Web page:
Labor unions — an organized group of workers in a given trade — have changed the nature of labor relations in the United States. Through collective bargaining, unions have fought to earn many workers’ rights that many of us take for granted, including weekends off, a 40-hour work week, and paid vacations.
As the global economy has become increasingly interconnected, however, foreign competition has resulted in weakening union power in much of the country. Traditional union demands for better working conditions, benefits, and pay have made it more difficult for American companies to compete in an international market, where labor is cheap. This has been especially true for the manufacturing sector — American automakers in particular. Here are five countries manufacturing more cars than America.
With plants closing amid global competition and companies demanding more leeway, the share of U.S. workers who were union members has been on the decline since the 1980s. Union membership rate nationwide declined by 1.1 percentage points in the last decade, from 11.9% in 2010 to 10.8% in 2020.
Union participation is anything but uniform across all states, and in some parts of the country membership remains at levels not seen nationally since the 1980s. Using state-level data on the share of workforces that belong to a labor union, 24/7 Wall St. identified the states with the strongest and weakest unions.
Generally, the states with where labor union participation is weakest, are those that have strong anti-union laws. Perhaps the most common and effective anti-union measures are so-called “right-to-work” laws, which prohibit companies from requiring employees to join a union or pay dues. The term “right-to-work” itself is misleading, as in no way do these laws guarantee employment for those seeking it. Instead, they erode the strength of unions, diminishing their collective bargaining power.
Kentucky is the most recent state to enact so-called right-to-work laws, joining 26 other states in 2017 — and those laws appear to be having a meaningful impact on organized labor. As recently as 2016, the share of workers in a labor union in Kentucky was 11.1%. As of 2020, unionized workers comprised only 7.5% of the workforce.
In 2018, the Kentucky American Federation of Labor and Congress of Industrial Organizations challenged the state’s right-to-work laws. However, the challenge was denied in a 4-3 decision in the state Supreme Court.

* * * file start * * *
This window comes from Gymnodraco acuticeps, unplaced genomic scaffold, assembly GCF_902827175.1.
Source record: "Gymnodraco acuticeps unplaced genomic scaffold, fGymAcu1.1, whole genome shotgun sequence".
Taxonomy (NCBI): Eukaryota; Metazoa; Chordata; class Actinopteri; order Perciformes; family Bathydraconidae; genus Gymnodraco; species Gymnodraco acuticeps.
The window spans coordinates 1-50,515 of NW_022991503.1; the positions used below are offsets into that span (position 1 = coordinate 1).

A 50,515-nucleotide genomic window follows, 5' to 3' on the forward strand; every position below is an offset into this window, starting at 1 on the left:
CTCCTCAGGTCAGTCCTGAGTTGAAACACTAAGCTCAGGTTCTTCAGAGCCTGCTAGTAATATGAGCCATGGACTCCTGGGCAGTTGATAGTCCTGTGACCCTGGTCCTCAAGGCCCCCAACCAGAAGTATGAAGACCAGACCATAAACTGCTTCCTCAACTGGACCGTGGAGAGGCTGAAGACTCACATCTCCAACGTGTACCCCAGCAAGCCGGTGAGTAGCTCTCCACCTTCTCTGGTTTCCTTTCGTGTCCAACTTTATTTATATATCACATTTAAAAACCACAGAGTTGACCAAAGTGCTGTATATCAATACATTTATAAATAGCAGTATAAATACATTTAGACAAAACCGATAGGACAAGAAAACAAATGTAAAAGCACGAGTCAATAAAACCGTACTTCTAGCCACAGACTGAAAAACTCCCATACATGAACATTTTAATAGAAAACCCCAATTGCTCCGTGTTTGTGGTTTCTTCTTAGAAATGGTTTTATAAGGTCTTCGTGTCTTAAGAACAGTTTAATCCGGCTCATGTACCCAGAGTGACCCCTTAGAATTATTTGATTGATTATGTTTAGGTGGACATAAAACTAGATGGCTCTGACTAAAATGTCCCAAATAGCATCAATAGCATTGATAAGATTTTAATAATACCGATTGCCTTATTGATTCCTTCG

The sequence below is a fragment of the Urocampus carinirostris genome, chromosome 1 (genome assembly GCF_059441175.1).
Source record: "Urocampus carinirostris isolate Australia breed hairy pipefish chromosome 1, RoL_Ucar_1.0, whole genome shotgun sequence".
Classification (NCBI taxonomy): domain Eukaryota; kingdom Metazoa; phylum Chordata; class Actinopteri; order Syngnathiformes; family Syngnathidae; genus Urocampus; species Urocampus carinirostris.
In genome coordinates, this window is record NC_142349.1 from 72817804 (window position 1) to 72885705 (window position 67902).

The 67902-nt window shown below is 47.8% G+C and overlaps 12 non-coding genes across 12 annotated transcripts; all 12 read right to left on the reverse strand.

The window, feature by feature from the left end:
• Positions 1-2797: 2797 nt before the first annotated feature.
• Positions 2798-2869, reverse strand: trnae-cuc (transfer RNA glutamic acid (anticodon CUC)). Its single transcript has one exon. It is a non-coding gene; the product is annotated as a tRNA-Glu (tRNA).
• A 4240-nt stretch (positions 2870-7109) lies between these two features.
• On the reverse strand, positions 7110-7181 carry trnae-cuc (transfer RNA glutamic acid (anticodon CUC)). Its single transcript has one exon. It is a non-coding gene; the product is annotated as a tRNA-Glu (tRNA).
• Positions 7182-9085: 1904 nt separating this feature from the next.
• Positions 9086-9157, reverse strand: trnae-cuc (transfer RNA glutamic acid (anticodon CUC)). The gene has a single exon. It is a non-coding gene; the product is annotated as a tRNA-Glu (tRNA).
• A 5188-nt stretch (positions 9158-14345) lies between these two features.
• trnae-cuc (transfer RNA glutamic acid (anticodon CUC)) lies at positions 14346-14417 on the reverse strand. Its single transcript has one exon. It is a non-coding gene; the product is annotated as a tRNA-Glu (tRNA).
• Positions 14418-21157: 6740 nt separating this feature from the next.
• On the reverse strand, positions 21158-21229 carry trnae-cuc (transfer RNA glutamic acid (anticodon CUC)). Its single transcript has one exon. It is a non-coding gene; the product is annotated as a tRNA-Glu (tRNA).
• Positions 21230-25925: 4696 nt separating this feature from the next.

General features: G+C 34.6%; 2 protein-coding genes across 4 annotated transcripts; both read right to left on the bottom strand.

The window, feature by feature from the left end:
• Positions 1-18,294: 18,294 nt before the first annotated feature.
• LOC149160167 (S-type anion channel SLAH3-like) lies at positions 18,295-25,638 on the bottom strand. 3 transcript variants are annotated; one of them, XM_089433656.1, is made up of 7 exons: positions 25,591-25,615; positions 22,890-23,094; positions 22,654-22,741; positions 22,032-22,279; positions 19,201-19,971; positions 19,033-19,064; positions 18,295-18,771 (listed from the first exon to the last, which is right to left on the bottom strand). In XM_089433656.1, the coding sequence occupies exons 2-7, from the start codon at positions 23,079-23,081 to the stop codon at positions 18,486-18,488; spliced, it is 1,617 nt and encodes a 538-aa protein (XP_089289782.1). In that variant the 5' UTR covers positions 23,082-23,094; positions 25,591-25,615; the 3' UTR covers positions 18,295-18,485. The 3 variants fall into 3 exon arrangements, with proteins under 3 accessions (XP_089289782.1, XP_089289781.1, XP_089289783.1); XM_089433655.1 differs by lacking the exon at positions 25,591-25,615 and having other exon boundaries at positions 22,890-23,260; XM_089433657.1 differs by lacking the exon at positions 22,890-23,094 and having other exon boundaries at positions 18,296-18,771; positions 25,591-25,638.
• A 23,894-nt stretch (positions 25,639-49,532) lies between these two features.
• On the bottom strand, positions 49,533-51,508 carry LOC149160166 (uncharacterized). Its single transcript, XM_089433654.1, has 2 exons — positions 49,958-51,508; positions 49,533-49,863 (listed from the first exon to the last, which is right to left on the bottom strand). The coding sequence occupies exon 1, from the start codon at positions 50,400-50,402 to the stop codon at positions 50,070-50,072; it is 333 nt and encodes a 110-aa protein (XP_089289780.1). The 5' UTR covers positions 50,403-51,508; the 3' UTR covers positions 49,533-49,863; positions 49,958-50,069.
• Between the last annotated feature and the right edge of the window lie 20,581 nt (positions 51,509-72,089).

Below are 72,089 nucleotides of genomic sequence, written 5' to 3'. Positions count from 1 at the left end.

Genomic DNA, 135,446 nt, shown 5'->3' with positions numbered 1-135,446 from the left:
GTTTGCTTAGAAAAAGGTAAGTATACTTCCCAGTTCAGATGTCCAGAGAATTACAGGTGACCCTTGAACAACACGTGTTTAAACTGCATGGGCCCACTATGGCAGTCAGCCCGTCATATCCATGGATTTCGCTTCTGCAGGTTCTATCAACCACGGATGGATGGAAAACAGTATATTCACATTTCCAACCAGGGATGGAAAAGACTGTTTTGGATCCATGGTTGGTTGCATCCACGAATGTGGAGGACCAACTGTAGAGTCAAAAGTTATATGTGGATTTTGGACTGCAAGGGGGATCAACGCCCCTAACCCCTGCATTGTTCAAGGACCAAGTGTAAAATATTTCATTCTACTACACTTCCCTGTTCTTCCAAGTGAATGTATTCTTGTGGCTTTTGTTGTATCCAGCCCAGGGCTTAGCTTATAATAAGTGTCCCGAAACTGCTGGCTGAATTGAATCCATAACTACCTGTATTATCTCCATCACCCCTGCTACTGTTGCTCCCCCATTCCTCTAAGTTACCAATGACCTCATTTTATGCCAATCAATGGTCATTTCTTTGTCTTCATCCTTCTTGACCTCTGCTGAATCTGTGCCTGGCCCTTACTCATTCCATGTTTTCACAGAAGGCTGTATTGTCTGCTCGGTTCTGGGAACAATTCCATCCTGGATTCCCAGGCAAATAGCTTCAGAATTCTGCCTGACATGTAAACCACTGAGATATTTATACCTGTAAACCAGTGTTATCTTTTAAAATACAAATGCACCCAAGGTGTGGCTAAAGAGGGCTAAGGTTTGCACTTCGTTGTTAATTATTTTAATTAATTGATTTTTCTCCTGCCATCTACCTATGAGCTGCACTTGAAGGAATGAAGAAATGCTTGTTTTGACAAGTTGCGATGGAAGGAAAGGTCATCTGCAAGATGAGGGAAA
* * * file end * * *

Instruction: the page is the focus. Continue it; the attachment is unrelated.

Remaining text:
Union membership statistics are from UnionStats, a database powered by the U.S. Census Bureau’s Current Population Survey. Additional data on historical union membership and union membership by sector also came from UnionStats. Supplemental data on annual median wage came from the Bureau of Labor Statistics’ Occupational Employment Statistics program and is for 2019.
RankGeography:Workers in a labor union:10-yr. change in union membership (ppt.):Avg. annual wage: United States10.8%-1.1$53,4901Hawaii23.6%1.9$54,9302New York22.0%-2.2$63,9703Rhode Island17.8%1.4$57,2204Alaska17.6%-5.3$59,2905Washington17.4%-2.1$62,0206Connecticut17.1%0.4$62,3507Oregon16.2%0.0$53,8908California16.2%-1.3$61,2909New Jersey16.1%-1.0$59,98010Minnesota15.8%0.2$55,89011Michigan15.2%-1.3$50,78012Maine14.6%3.0$48,47013Illinois14.2%-1.3$55,13014Pennsylvania13.5%-1.2$51,34015Nevada13.4%-1.6$47,21016Ohio13.2%-0.5$49,43017Maryland13.1%1.5$60,23018Montana12.0%-0.7$45,37019Massachusetts12.0%-2.5$65,68020Vermont11.8%0.0$51,12021West Virginia10.6%-4.1$43,42022Delaware9.9%-1.5$54,37023New Hampshire9.8%-0.4$53,95024Nebraska9.6%0.3$48,25025Missouri9.4%-0.5$47,82026Kansas8.8%2.0$46,52027Wisconsin8.7%-5.4$48,85028Indiana8.2%-2.7$46,77029Alabama8.0%-2.2$44,93030Wyoming7.6%0.2$49,76031Kentucky7.5%-1.5$44,02032Colorado7.4%0.8$57,69033Mississippi7.2%2.7$40,09034New Mexico7.2%-0.2$47,04035Iowa6.6%-4.8$47,33036Florida6.4%0.9$47,75037North Dakota6.2%-1.1$50,43038Oklahoma6.0%0.5$45,62039Louisiana5.9%1.5$44,17040Idaho5.6%-1.5$44,89041Arizona5.3%-1.1$50,93042Texas4.9%-0.6$50,49043Arkansas4.7%0.7$42,69044Georgia4.7%0.6$49,62045Virginia4.4%-0.2$56,74046Tennessee4.3%-0.3$45,65047South Dakota4.3%-1.3$42,92048Utah3.6%-2.9$49,42049North Carolina3.1%0.0$48,55050South Carolina2.9%-1.7$44,380